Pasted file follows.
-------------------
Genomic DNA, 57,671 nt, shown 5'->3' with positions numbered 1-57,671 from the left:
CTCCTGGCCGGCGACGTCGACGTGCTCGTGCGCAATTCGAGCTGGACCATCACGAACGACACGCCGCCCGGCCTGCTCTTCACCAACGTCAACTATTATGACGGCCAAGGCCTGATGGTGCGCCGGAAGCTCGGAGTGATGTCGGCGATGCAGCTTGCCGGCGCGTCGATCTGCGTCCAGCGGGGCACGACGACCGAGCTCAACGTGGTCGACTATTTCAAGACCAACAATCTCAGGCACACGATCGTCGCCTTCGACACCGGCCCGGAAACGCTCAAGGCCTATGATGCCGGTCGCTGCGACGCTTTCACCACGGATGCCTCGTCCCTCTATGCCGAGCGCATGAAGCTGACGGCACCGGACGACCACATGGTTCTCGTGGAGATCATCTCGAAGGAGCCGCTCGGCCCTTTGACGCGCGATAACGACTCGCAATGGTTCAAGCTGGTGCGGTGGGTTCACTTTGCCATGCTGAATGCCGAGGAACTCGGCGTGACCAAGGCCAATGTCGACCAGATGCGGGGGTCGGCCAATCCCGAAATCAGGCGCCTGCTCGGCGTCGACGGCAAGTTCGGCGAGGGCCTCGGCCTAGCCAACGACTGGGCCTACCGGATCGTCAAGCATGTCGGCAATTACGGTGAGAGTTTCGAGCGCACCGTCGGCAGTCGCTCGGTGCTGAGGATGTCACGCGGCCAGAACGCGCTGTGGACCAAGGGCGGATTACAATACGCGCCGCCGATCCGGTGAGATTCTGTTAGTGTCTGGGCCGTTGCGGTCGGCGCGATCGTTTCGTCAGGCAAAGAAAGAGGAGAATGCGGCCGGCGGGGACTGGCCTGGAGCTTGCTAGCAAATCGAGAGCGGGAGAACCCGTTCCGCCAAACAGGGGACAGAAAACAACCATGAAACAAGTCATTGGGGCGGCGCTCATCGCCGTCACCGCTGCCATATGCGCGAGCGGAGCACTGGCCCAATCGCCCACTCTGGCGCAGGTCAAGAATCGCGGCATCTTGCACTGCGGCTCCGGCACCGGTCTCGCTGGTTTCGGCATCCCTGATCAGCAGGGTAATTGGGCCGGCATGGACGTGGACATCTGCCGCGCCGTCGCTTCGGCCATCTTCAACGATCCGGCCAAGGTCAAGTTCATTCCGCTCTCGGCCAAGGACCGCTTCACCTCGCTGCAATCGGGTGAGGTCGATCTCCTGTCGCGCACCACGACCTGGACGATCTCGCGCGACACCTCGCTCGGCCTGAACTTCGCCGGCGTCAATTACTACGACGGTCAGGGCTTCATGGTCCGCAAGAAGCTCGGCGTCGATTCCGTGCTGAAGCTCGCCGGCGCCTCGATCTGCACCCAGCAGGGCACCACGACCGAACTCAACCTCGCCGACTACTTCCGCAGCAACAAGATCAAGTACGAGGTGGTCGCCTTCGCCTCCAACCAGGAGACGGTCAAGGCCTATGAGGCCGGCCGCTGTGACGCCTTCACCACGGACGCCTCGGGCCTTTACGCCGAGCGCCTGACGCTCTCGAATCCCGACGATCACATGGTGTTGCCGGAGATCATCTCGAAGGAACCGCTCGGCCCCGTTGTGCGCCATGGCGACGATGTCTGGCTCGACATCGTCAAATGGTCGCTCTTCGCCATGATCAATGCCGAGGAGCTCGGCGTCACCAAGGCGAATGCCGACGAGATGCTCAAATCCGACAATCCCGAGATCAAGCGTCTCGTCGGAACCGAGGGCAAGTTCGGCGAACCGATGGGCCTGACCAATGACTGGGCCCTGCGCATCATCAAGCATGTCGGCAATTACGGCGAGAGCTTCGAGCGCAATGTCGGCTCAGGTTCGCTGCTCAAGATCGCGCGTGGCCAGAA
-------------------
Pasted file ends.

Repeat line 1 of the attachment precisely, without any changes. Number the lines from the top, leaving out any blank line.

Genomic DNA, 57,671 nt, shown 5'->3' with positions numbered 1-57,671 from the left: